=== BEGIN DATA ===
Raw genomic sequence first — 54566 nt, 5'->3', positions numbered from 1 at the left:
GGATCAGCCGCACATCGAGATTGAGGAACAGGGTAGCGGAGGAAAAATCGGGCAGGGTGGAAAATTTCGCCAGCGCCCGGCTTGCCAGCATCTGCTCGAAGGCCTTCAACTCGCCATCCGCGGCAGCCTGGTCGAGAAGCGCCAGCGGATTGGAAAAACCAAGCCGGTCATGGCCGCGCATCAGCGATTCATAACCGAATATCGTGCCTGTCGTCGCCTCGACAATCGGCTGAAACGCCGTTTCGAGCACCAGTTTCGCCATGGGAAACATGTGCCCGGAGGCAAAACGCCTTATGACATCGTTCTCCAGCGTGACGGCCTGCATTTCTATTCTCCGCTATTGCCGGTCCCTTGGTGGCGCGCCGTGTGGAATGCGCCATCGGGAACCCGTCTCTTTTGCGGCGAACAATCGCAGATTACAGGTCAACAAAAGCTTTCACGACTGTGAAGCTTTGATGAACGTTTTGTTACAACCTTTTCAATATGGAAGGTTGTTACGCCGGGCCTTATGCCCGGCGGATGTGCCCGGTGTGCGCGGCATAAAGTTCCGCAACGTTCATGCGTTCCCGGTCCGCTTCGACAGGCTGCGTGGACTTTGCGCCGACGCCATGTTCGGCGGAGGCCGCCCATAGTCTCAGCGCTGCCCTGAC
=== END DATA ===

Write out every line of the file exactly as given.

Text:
Raw genomic sequence first — 54566 nt, 5'->3', positions numbered from 1 at the left:
GGATCAGCCGCACATCGAGATTGAGGAACAGGGTAGCGGAGGAAAAATCGGGCAGGGTGGAAAATTTCGCCAGCGCCCGGCTTGCCAGCATCTGCTCGAAGGCCTTCAACTCGCCATCCGCGGCAGCCTGGTCGAGAAGCGCCAGCGGATTGGAAAAACCAAGCCGGTCATGGCCGCGCATCAGCGATTCATAACCGAATATCGTGCCTGTCGTCGCCTCGACAATCGGCTGAAACGCCGTTTCGAGCACCAGTTTCGCCATGGGAAACATGTGCCCGGAGGCAAAACGCCTTATGACATCGTTCTCCAGCGTGACGGCCTGCATTTCTATTCTCCGCTATTGCCGGTCCCTTGGTGGCGCGCCGTGTGGAATGCGCCATCGGGAACCCGTCTCTTTTGCGGCGAACAATCGCAGATTACAGGTCAACAAAAGCTTTCACGACTGTGAAGCTTTGATGAACGTTTTGTTACAACCTTTTCAATATGGAAGGTTGTTACGCCGGGCCTTATGCCCGGCGGATGTGCCCGGTGTGCGCGGCATAAAGTTCCGCAACGTTCATGCGTTCCCGGTCCGCTTCGACAGGCTGCGTGGACTTTGCGCCGACGCCATGTTCGGCGGAGGCCGCCCATAGTCTCAGCGCTGCCCTGAC